In this frame of mind, players often spiral downward until they crash, igniting their poker bankroll in the process. These poker tourists suffer from three problems that feed and compound each other.
- Their weariness causes them to lose their poker skills
- They lose their ability to see that their skills are diminished
- They lose the self-control to pull themselves away from the table even when they notice that their skills have diminished
The well-rested Las Vegas resident, who plans his day around taking advantage of the exhausted tourist, has a huge advantage.
The remedy for this is both simple and difficult. Set a time limit – either a fixed time to end your session or a time limit for how many consecutive hours you’ll play — and honor it. At the very least, make sure that when your internal alarm bell for leaving goes off, you step away from the table to evaluate how you’re doing.
You’re coming to town with a plan to lose
Many poker tourists come to Las Vegas ready to lose the money they have brought. Not surprisingly, that’s exactly what they do. They decide that since they visit so infrequently, they’re willing to gamble more, to play bigger than they normally do, or to otherwise eagerly put their money at risk in ways that they’re generally too prudent to do otherwise.
This is a formula for losing that those locals who are playing for a profit will gladly exploit at the table.
If you want to be a winner, you need to think positively about your play and arrive prepared to win, not to lose. Sure, poker is a game with large variance and, in spite of your best intentions, you may end up losing. But you can control the variance to some degree by making good strategic decisions as you play.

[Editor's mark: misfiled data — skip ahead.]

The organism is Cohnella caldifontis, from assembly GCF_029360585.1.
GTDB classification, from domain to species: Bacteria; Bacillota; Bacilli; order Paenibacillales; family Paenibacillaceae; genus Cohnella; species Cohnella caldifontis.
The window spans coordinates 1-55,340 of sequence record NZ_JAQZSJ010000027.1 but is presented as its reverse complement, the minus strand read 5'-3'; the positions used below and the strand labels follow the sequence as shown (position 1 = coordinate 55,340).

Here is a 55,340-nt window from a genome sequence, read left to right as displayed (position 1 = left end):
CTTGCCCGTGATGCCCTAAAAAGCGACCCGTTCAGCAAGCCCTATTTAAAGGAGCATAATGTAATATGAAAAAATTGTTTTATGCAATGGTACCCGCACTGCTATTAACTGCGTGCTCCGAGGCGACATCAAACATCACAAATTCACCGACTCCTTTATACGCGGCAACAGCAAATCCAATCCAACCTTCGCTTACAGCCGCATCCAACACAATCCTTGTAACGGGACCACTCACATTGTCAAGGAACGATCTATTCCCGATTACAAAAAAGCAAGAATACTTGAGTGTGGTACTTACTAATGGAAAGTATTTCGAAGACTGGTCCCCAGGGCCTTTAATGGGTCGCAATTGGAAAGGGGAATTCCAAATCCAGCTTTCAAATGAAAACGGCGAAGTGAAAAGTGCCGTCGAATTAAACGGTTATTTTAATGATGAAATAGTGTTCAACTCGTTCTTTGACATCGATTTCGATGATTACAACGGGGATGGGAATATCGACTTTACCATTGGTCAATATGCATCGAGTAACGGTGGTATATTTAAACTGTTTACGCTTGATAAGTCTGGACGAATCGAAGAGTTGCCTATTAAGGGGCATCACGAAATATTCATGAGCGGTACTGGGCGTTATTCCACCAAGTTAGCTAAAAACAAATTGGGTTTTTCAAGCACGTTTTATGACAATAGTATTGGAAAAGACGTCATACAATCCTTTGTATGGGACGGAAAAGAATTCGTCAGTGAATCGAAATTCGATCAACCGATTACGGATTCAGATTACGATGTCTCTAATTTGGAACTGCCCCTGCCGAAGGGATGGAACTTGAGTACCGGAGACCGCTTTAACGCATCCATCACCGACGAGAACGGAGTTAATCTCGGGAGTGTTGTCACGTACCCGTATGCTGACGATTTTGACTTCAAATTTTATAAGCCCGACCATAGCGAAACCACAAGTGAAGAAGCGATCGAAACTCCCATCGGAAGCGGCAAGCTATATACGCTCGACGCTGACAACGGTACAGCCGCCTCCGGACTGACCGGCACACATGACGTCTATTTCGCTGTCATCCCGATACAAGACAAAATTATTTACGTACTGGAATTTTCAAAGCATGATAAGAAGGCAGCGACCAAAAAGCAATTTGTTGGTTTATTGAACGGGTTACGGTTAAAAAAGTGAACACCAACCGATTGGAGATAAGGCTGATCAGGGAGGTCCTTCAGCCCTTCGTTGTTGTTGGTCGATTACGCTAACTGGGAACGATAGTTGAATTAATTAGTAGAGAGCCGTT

If you’re a winning player back home and want to win in Las Vegas, you need to bring that same deliberate and skillful play to your Las Vegas experience. That starts with bringing your intention to win, not an expectation of losing.
Lack of game and seat selectivity
Ironically perhaps, Las Vegas offers the tourist a much better opportunity to practice good game and seat selection than does their poker scene back home. During the WSOP, Vegas has more tables to choose from than anywhere else in the world. Even so, tourists, amped up with the desire to play usually take the first seat at the first table that’s offered to them, and then stick in that seat at that table for their entire session.
This is usually a mistake. Games during the WSOP range enormously in quality. Some may be populated by a bunch of professionals and highly skilled amateurs; some are filled with local nits with short stacks, while others are filled with wild, drinking, deep-stacked recreational players. Some will have a few players who are tilting after busting out of a tournament while others have players desperate to win enough for a major tournament buy-in.
Poker tourists eager for action often shackle themselves by mindlessly staying in a bad game and not even trying to change their seat to the one at the table that’s most likely to be profitable.
Look around and be willing to move to the table with the weakest lineup. Don’t worry what others think as you change tables. Make friends with the floor, who can help you move tables until you find the ideal one for you. Mindfully change your seat to get to the left of the aggressive, deep-stacked players so you can see their actions before you act. And if all the games in the room seem too tough, there’s nothing wrong with trying one of the many other rooms that are spreading your game.
The difference between leaving Las Vegas a winner or a loser may well depend on how good you are at the skill of table and seat selection.
I can think of few poker experiences that are more fun than flying out to Las Vegas during the WSOP. If you prepare for the four disadvantages you’re likely to face as an out-of-town player, you’ll stand a better shot of returning home a winner. And that will make the fun even greater.
Venerable grinder, 7-stud enthusiast, host of “House of Cards Radio” and author of Winning Poker in 30 Minutes a Day (D&B Publishing, 2020).